• Radiation before surgery may help shrink tumors, so they are easier to remove.
  • After surgery, radiation therapy may help kill cancer cells that have been left behind.
  • Radiation therapy may be an option for patients who are unable to undergo surgery.
  • When used as palliative treatment, radiation therapy helps to shrink tumors that may be causing a blockage in the colon or intestines.
  • Radiation therapy is often given in conjunction with chemotherapy.
For patients diagnosed with localized-stage colorectal cancer, the 5-year survival rate is 90%.  - American Cancer Society, Colorectal Facts and Figures, 2015-2019©

Radiation technology is proven effective

At MRO, we use radiation, or radiotherapy, to destroy cancer cells. Using state-of-the-art imaging technologies such as MRI, CT, and PET, your MRO care team can pinpoint radiation doses down to the millimeter.

When radiation therapy is a treatment option for you, your MRO care team will work closely with your oncology care team to keep you and your family fully informed about colorectal and anal cancer and treatment options.

There are several different techniques used in colon cancer treatment, but each of the treatments directs precise doses of radiation at cancer cells, which are more susceptible to radiation than healthy cells. Like an x-ray, radiation therapy is painless. There’s no fear of becoming radioactive during or after treatment.

“My goal is to provide the best treatment possible for each of my patients using state-of-the-art technology combined with personal care and attention. I aim to treat each of my patients as if they were a family member, by informing and supporting them throughout their treatment and beyond.”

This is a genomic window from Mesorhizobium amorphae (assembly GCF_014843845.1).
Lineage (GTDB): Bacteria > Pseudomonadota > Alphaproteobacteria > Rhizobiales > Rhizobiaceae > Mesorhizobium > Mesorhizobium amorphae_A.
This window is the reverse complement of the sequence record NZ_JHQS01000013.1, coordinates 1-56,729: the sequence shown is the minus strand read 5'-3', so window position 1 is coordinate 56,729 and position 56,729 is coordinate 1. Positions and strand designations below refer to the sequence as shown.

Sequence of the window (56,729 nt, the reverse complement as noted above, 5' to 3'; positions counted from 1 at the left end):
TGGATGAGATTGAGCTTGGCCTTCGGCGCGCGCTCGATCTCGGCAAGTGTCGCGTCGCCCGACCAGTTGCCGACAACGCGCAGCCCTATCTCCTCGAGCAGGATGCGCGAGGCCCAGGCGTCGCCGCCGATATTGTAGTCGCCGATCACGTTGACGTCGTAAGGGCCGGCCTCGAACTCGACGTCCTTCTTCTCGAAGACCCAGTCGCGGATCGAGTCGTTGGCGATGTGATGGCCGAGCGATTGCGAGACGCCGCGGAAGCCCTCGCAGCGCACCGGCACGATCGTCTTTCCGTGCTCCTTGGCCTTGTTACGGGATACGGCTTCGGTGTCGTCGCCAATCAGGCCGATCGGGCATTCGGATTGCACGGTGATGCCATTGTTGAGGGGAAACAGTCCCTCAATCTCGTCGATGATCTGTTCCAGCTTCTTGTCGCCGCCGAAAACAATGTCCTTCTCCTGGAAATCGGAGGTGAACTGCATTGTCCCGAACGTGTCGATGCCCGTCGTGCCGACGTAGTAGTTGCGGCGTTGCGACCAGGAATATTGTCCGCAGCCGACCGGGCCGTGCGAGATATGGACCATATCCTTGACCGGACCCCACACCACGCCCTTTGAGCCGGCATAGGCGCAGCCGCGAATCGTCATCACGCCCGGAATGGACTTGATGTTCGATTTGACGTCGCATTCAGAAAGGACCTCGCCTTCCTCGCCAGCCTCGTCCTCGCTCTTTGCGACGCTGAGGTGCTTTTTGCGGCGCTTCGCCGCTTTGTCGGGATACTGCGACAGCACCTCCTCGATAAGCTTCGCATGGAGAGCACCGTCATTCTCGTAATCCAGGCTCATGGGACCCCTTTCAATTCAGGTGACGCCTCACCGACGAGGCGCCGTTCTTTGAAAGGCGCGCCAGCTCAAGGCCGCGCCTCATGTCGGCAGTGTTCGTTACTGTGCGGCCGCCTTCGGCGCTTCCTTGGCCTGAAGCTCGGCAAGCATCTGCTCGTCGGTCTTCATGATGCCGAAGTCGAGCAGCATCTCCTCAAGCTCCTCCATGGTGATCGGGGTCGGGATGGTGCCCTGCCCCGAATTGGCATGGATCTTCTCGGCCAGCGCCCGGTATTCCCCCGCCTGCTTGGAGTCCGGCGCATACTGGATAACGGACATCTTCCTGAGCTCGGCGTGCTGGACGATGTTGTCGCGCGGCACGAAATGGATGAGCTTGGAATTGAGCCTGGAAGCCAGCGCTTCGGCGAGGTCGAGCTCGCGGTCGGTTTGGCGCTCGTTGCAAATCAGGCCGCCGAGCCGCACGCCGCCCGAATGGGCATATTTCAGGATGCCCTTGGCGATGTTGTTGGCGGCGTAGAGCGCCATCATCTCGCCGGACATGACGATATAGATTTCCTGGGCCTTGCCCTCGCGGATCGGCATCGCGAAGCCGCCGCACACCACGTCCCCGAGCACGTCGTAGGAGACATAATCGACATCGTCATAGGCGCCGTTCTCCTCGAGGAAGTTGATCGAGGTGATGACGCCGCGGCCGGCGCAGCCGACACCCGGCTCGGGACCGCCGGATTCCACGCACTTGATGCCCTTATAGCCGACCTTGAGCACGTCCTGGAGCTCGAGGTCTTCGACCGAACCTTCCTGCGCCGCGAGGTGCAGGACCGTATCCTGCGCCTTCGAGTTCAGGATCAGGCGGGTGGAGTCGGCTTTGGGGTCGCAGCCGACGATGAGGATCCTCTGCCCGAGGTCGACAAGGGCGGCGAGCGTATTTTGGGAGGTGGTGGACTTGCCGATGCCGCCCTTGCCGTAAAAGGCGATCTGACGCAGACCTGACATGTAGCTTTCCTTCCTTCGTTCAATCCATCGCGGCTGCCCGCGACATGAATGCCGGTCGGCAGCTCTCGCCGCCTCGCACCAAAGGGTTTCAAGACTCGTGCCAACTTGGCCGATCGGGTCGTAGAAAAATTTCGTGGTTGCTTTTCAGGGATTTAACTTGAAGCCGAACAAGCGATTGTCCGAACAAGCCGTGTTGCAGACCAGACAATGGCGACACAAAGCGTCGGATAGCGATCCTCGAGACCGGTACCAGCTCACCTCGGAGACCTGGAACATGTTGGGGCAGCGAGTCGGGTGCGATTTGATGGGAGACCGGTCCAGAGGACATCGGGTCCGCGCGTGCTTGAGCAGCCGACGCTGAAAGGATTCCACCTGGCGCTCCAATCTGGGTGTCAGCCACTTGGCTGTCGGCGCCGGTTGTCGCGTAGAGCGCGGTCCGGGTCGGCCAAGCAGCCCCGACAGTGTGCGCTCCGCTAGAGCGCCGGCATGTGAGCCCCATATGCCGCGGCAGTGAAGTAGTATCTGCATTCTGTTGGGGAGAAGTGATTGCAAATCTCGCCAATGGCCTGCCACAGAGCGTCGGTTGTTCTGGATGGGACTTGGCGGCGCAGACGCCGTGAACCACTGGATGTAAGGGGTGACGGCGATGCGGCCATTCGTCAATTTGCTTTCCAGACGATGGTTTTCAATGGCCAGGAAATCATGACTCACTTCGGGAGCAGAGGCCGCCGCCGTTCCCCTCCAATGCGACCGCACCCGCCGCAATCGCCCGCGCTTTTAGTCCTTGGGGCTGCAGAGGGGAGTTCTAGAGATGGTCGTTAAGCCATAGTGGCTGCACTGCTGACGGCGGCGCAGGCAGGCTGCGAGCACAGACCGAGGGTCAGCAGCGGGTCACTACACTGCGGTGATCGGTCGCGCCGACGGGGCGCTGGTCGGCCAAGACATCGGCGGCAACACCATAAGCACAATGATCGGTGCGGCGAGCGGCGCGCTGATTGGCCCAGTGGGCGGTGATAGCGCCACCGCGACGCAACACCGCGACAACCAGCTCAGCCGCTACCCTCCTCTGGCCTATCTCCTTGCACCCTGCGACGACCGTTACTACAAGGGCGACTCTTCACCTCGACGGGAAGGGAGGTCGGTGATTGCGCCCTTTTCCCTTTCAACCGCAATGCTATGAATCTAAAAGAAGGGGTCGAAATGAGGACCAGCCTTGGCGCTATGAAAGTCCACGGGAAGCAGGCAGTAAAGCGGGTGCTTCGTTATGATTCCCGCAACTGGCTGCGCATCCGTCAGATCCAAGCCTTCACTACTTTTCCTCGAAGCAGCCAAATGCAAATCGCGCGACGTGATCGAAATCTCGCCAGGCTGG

Kurt Nisi, MD
MRO | North Memorial

While the statistics for colon cancer are fairly equal in men and women, a larger number of men than women are diagnosed with rectal cancer.

Radiation treatment for colorectal and anal cancer

At MRO, you have access to some of the most advanced technology available for cancer treatment. Using state-of-the-art imaging technologies, MRO doctors, dosimetrists, and physicists can pinpoint radiation for colon cancer down to the millimeter.

For rectal cancer, radiation therapy may be used before surgery to shrink the tumor so that it’s easier to remove. Radiation therapy may also be used after surgery to destroy any remaining cancer cells. Both approaches have worked to treat this disease. Chemotherapy is often given at the same time as radiation therapy, called chemoradiation therapy, to increase the effectiveness of the radiation therapy.

Common types of radiation therapy include:
External beam radiation therapy (EBRT): EBRT delivers high doses of radiation to cancer cells from outside the body, using a variety of machine-based technologies.

3-D conformal radiation therapy is a technique where the beams of radiation used in treatment are shaped to match the tumor, using targeting information to focus precisely on the tumor.